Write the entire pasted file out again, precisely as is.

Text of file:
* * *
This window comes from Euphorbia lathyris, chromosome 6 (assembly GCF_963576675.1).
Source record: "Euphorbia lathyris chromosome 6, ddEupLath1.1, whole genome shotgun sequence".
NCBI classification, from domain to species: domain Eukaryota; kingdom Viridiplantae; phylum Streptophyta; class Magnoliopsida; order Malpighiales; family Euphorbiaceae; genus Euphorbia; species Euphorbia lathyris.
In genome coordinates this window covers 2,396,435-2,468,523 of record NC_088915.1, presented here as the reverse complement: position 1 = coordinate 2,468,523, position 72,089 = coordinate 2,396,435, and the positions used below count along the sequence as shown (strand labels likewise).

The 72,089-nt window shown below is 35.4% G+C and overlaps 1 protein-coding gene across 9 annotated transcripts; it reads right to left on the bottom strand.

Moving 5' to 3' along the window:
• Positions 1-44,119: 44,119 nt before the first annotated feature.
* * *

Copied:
This window comes from Euphorbia lathyris, chromosome 6 (assembly GCF_963576675.1).
Source record: "Euphorbia lathyris chromosome 6, ddEupLath1.1, whole genome shotgun sequence".
NCBI classification, from domain to species: domain Eukaryota; kingdom Viridiplantae; phylum Streptophyta; class Magnoliopsida; order Malpighiales; family Euphorbiaceae; genus Euphorbia; species Euphorbia lathyris.
In genome coordinates this window covers 2,396,435-2,468,523 of record NC_088915.1, presented here as the reverse complement: position 1 = coordinate 2,468,523, position 72,089 = coordinate 2,396,435, and the positions used below count along the sequence as shown (strand labels likewise).

The 72,089-nt window shown below is 35.4% G+C and overlaps 1 protein-coding gene across 9 annotated transcripts; it reads right to left on the bottom strand.

Moving 5' to 3' along the window:
• Positions 1-44,119: 44,119 nt before the first annotated feature.